For Gregory Fiocca (BM ’82, MM ’83, cello) growing up in Akron, Ohio, the name Juilliard was synonymous with New York City—and it was the place he was determined to study cello. It wasn’t until a chance conversation with his boss nearly four decades later that he discovered a Juilliard connection much closer to home.
By Gregory Fiocca
The sun had melted the frost that settled on the remnants of a field of dent corn, harvested weeks earlier. This is rural Stark County, Ohio, and the field is just north of the Biery Cheese Company, where I’m the information systems manager. Recently the company owner asked if I knew of a beautifully preserved Victorian-era home five miles from the plant, in Louisville, Ohio. Turns out, it had been the home of Charles Louis Juilliard, a brother of Augustus D. Juilliard (1836–1919), whose bequest was one of the driving forces (with some twists and turns along the way) behind the establishment of The Juilliard School. For the last nine years, the house has been the Juilliard Arts Center, honoring its historic significance not only to the arts community but also the region. But while many locals are familiar with the Juilliard name, outside these rolling hills and picturesque farms, few people know about the Ohio-Juilliard relationship that germinated in Stark County Ohio 183 years earlier.
Not long after that conversation, I stopped at Union Cemetery, the final resting place of local citizens of various church denominations. I’ve always been fascinated by cemeteries and their rich histories, and as I maneuvered my Jeep Wrangler over the limestone tracks that segment the sections, I came across the gravestones of nearly a dozen of Augustus D. Juilliard’s relatives. Intrigued, I started to piece together the journey of Augustus Juilliard’s family over the years.
Augustus’ grandfather, a French soldier under Napoleon Bonaparte, was killed in the battle of Verona in 1796. Forty years later, his son Jean and his wife Annetta boarded a ship for America; their fifth child, Augustus, was born while they were still at sea. In the mid-1800s, many French families settled in Ohio and the Juilliards joined them. While Jean Juilliard had been a shoemaker in France, in Ohio, he turned to farming—and changed his name to John.
So how did the life of this son of French immigrants from Burgundy, who grew up in rural Ohio, evolve into the incredible story that is the Juilliard School? Although the family owned the first piano in their town and Augustus Juilliard would serve as president of the Metropolitan Opera for almost three decades, we don’t even know if he played any instruments.
Augustus had many interests growing up. Farming was not one of them, and so he followed his older brother Charles Louis into the dry goods business. Dry goods stores were essentially general stores, the predecessor to the modern-day department store; they sold textiles and ready-made clothing, nails, tools, tobacco, flour, sugar, and coffee beans—pretty much anything that didn’t contain liquid. Augustus also began learning about the textile industry, and before long began making regular business trips to New York to evaluate and purchase textiles, developing many friendships and industry contacts. It was these trips that set the stage for his move, at age 30, to New York City, where he eventually amassed enough knowledge and experience to form the A.D. Juilliard Company, which became one of the leading textile wholesalers in the U.S. A few years later, in 1877, Augustus married Helen Marcellus Cossitt—whose father had also made his fortune in dry goods—and he became an industry titan, with board appointments in banking, railroads, and insurance; his philanthropy spanned multiple industries and causes.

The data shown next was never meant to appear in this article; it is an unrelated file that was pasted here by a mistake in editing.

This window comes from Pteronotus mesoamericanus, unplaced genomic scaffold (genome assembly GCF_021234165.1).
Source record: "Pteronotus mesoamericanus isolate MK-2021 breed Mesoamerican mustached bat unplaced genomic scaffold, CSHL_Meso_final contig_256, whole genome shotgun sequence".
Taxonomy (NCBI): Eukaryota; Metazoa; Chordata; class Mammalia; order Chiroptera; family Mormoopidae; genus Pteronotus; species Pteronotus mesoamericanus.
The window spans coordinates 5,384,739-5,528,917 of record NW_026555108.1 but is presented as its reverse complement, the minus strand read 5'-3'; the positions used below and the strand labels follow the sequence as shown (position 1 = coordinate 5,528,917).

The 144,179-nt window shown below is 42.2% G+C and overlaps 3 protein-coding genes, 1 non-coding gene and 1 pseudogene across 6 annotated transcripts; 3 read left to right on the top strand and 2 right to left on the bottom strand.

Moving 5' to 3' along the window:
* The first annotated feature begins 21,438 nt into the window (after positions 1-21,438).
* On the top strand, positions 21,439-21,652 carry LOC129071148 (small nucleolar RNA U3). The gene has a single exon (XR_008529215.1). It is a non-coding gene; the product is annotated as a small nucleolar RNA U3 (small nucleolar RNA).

Augustus and Helen had no children, so after he died from pneumonia, in 1919, it fell to his nephew to handle his $20 million estate, $13 million ($167 million in 2020 dollars) of which was to go toward the advancement of the musical arts and education. In 1920, the estate established the Juilliard Musical Foundation, and four years later, the Juilliard Graduate School was formed with the goal of training music students at the highest level.
Meanwhile, Frank Damrosch, a highly respected conductor and music educator, had embarked on a mission to create a model music school for American students so they would no longer have to travel to the European conservatories for advanced music education and performance study, founding the Institute of Musical Art (IMA) in 1905 with the backing of financier James Loeb.
In 1926, the Juilliard Graduate School and the Institute of Musical Art merged, with the result being called The Juilliard School of Music starting in 1946. (The name was changed to The Juilliard School after the addition of the dance and drama programs and the school’s move to Lincoln Center, in 1969.)
While I was unable to determine any direct relationship between Frank Damrosch and Augustus D. Juilliard, they shared a similar dream for the establishment of an American music education institution of the highest caliber, one that would rival the finest music schools in Europe and England. Decades after leaving Ohio, and five years after his death, Augustus D. Juilliard and his passion for music and opera delivered one of the largest musical arts bequests in American history. The resulting gold standard is today’s Juilliard School.
Gregory Fiocca (BM ’82, MM ’83, cello) is the information systems manager for Biery Cheese Company in Louisville, Ohio, and a freelance musician